gmsh.model.setPhysicalName(surface[0], outlet_marker, "Fluid outlet")
elif np.isclose(com[2], 0) or np.isclose(com[1], B) or np.isclose(com[2], H) or np.isclose(com[1], 0):
walls.append(surface[1])
else:
obstacles.append(surface[1])
gmsh.model.addPhysicalGroup(2, walls, wall_marker)
gmsh.model.setPhysicalName(2, wall_marker, "Walls")
gmsh.model.addPhysicalGroup(2, obstacles, obstacle_marker)
gmsh.model.setPhysicalName(2, obstacle_marker, "Obstacle")
```

The final step is to set mesh resolutions. We will use `GMSH Fields`

to do this. One can alternatively set mesh resolutions at points with the command `gmsh.model.occ.mesh.setSize`

. We start by specifying a distance field from the obstacle surface

```
distance = gmsh.model.mesh.field.add("Distance")
gmsh.model.mesh.field.setNumbers(distance, "FacesList", obstacles)
```

The next step is to use a threshold function vary the resolution from these surfaces in the following way:

```
LcMax - /--------
/
LcMin -o---------/
| | |
Point DistMin DistMax
```

```
resolution = r/10
threshold = gmsh.model.mesh.field.add("Threshold")
gmsh.model.mesh.field.setNumber(threshold, "IField", distance)
gmsh.model.mesh.field.setNumber(threshold, "LcMin", resolution)
gmsh.model.mesh.field.setNumber(threshold, "LcMax", 20*resolution)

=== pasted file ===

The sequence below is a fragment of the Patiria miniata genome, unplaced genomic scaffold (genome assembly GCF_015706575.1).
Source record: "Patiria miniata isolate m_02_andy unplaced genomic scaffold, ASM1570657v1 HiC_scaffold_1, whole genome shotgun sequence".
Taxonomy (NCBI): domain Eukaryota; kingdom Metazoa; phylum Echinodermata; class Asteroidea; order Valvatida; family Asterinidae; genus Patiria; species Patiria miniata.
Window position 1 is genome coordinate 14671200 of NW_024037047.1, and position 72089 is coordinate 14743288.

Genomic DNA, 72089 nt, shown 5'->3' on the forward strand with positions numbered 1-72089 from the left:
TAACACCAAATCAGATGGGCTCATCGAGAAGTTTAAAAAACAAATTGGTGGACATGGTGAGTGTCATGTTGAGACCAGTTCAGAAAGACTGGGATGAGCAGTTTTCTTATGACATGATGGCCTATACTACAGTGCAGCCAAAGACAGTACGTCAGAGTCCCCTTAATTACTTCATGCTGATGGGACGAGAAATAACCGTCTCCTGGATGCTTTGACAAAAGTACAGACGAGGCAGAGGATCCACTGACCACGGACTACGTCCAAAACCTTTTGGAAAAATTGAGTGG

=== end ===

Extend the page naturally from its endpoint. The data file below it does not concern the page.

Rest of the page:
gmsh.model.mesh.field.setNumber(threshold, "DistMin", 0.5*r)
gmsh.model.mesh.field.setNumber(threshold, "DistMax", r)
```

We add a similar threshold at the inlet to ensure fully resolved inlet flow

```
inlet_dist = gmsh.model.mesh.field.add("Distance")
gmsh.model.mesh.field.setNumbers(inlet_dist, "FacesList", [inlet])
inlet_thre = gmsh.model.mesh.field.add("Threshold")
gmsh.model.mesh.field.setNumber(inlet_thre, "IField", inlet_dist)
gmsh.model.mesh.field.setNumber(inlet_thre, "LcMin", 5*resolution)
gmsh.model.mesh.field.setNumber(inlet_thre, "LcMax", 10*resolution)
gmsh.model.mesh.field.setNumber(inlet_thre, "DistMin", 0.1)
gmsh.model.mesh.field.setNumber(inlet_thre, "DistMax", 0.5)
```

We combine these fields by using the minimum field

```
minimum = gmsh.model.mesh.field.add("Min")
gmsh.model.mesh.field.setNumbers(
minimum, "FieldsList", [threshold, inlet_thre])
gmsh.model.mesh.field.setAsBackgroundMesh(minimum)
```